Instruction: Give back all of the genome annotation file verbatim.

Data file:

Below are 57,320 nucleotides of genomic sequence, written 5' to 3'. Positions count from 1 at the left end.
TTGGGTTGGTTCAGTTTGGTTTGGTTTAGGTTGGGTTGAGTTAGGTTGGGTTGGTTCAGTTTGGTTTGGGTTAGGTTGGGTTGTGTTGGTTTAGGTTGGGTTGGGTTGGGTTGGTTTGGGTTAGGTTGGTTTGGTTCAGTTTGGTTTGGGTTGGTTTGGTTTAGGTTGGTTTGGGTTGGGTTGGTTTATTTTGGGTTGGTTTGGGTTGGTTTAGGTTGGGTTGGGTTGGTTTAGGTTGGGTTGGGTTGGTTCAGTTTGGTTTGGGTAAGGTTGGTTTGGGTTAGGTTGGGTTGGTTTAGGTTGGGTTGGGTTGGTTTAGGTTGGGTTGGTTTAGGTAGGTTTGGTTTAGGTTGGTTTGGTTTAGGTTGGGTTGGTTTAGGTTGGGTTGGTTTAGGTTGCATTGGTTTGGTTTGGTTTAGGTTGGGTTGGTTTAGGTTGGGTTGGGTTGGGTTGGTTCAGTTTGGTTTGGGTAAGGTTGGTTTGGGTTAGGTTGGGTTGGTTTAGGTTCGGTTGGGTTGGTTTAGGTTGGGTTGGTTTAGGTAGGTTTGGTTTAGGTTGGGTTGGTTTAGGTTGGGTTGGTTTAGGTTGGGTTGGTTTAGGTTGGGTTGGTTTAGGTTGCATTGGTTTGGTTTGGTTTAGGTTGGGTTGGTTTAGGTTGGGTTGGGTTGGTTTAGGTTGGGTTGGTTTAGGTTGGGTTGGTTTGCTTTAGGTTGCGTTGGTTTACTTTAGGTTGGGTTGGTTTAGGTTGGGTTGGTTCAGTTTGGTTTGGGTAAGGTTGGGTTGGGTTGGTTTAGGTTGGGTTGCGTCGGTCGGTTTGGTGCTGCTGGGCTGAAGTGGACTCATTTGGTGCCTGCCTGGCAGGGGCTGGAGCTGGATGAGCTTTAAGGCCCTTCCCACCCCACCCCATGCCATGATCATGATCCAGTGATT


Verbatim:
Below are 57,320 nucleotides of genomic sequence, written 5' to 3'. Positions count from 1 at the left end.
TTGGGTTGGTTCAGTTTGGTTTGGTTTAGGTTGGGTTGAGTTAGGTTGGGTTGGTTCAGTTTGGTTTGGGTTAGGTTGGGTTGTGTTGGTTTAGGTTGGGTTGGGTTGGGTTGGTTTGGGTTAGGTTGGTTTGGTTCAGTTTGGTTTGGGTTGGTTTGGTTTAGGTTGGTTTGGGTTGGGTTGGTTTATTTTGGGTTGGTTTGGGTTGGTTTAGGTTGGGTTGGGTTGGTTTAGGTTGGGTTGGGTTGGTTCAGTTTGGTTTGGGTAAGGTTGGTTTGGGTTAGGTTGGGTTGGTTTAGGTTGGGTTGGGTTGGTTTAGGTTGGGTTGGTTTAGGTAGGTTTGGTTTAGGTTGGTTTGGTTTAGGTTGGGTTGGTTTAGGTTGGGTTGGTTTAGGTTGCATTGGTTTGGTTTGGTTTAGGTTGGGTTGGTTTAGGTTGGGTTGGGTTGGGTTGGTTCAGTTTGGTTTGGGTAAGGTTGGTTTGGGTTAGGTTGGGTTGGTTTAGGTTCGGTTGGGTTGGTTTAGGTTGGGTTGGTTTAGGTAGGTTTGGTTTAGGTTGGGTTGGTTTAGGTTGGGTTGGTTTAGGTTGGGTTGGTTTAGGTTGGGTTGGTTTAGGTTGCATTGGTTTGGTTTGGTTTAGGTTGGGTTGGTTTAGGTTGGGTTGGGTTGGTTTAGGTTGGGTTGGTTTAGGTTGGGTTGGTTTGCTTTAGGTTGCGTTGGTTTACTTTAGGTTGGGTTGGTTTAGGTTGGGTTGGTTCAGTTTGGTTTGGGTAAGGTTGGGTTGGGTTGGTTTAGGTTGGGTTGCGTCGGTCGGTTTGGTGCTGCTGGGCTGAAGTGGACTCATTTGGTGCCTGCCTGGCAGGGGCTGGAGCTGGATGAGCTTTAAGGCCCTTCCCACCCCACCCCATGCCATGATCATGATCCAGTGATT